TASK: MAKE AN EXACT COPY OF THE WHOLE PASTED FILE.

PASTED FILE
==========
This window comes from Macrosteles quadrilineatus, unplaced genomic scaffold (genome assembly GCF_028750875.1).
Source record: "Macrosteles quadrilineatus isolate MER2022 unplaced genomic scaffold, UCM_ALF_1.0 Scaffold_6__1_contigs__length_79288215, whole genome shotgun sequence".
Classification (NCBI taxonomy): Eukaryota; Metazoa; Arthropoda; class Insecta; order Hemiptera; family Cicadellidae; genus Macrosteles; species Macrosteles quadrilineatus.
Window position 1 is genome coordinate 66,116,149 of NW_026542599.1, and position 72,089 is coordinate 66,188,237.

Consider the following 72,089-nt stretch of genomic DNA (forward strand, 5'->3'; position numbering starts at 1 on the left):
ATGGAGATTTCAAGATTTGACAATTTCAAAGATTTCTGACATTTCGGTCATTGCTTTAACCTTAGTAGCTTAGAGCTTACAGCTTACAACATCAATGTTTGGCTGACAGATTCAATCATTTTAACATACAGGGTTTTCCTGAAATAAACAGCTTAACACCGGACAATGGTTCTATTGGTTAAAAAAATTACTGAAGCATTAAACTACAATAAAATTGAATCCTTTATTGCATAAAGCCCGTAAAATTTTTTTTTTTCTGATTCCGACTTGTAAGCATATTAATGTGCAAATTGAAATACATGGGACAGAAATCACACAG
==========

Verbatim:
This window comes from Macrosteles quadrilineatus, unplaced genomic scaffold (genome assembly GCF_028750875.1).
Source record: "Macrosteles quadrilineatus isolate MER2022 unplaced genomic scaffold, UCM_ALF_1.0 Scaffold_6__1_contigs__length_79288215, whole genome shotgun sequence".
Classification (NCBI taxonomy): Eukaryota; Metazoa; Arthropoda; class Insecta; order Hemiptera; family Cicadellidae; genus Macrosteles; species Macrosteles quadrilineatus.
Window position 1 is genome coordinate 66,116,149 of NW_026542599.1, and position 72,089 is coordinate 66,188,237.

Consider the following 72,089-nt stretch of genomic DNA (forward strand, 5'->3'; position numbering starts at 1 on the left):
ATGGAGATTTCAAGATTTGACAATTTCAAAGATTTCTGACATTTCGGTCATTGCTTTAACCTTAGTAGCTTAGAGCTTACAGCTTACAACATCAATGTTTGGCTGACAGATTCAATCATTTTAACATACAGGGTTTTCCTGAAATAAACAGCTTAACACCGGACAATGGTTCTATTGGTTAAAAAAATTACTGAAGCATTAAACTACAATAAAATTGAATCCTTTATTGCATAAAGCCCGTAAAATTTTTTTTTTTCTGATTCCGACTTGTAAGCATATTAATGTGCAAATTGAAATACATGGGACAGAAATCACACAG